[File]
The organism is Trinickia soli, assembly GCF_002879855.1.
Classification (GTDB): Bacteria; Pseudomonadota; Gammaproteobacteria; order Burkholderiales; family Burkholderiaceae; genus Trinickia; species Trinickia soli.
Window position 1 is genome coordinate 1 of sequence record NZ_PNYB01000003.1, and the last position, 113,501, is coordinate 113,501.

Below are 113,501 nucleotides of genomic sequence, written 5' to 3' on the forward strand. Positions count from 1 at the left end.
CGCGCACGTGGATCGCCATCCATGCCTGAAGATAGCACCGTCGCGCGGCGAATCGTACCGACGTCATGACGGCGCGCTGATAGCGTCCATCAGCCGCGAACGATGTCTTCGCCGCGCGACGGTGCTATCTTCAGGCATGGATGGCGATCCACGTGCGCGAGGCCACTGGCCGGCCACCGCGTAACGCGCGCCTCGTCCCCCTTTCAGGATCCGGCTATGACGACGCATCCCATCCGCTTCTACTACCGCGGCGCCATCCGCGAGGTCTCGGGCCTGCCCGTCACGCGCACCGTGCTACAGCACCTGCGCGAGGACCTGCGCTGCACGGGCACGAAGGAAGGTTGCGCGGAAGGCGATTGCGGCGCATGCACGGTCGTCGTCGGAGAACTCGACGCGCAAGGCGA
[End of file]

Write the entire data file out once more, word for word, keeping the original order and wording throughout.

The organism is Trinickia soli, assembly GCF_002879855.1.
Classification (GTDB): Bacteria; Pseudomonadota; Gammaproteobacteria; order Burkholderiales; family Burkholderiaceae; genus Trinickia; species Trinickia soli.
Window position 1 is genome coordinate 1 of sequence record NZ_PNYB01000003.1, and the last position, 113,501, is coordinate 113,501.

Below are 113,501 nucleotides of genomic sequence, written 5' to 3' on the forward strand. Positions count from 1 at the left end.
CGCGCACGTGGATCGCCATCCATGCCTGAAGATAGCACCGTCGCGCGGCGAATCGTACCGACGTCATGACGGCGCGCTGATAGCGTCCATCAGCCGCGAACGATGTCTTCGCCGCGCGACGGTGCTATCTTCAGGCATGGATGGCGATCCACGTGCGCGAGGCCACTGGCCGGCCACCGCGTAACGCGCGCCTCGTCCCCCTTTCAGGATCCGGCTATGACGACGCATCCCATCCGCTTCTACTACCGCGGCGCCATCCGCGAGGTCTCGGGCCTGCCCGTCACGCGCACCGTGCTACAGCACCTGCGCGAGGACCTGCGCTGCACGGGCACGAAGGAAGGTTGCGCGGAAGGCGATTGCGGCGCATGCACGGTCGTCGTCGGAGAACTCGACGCGCAAGGCGA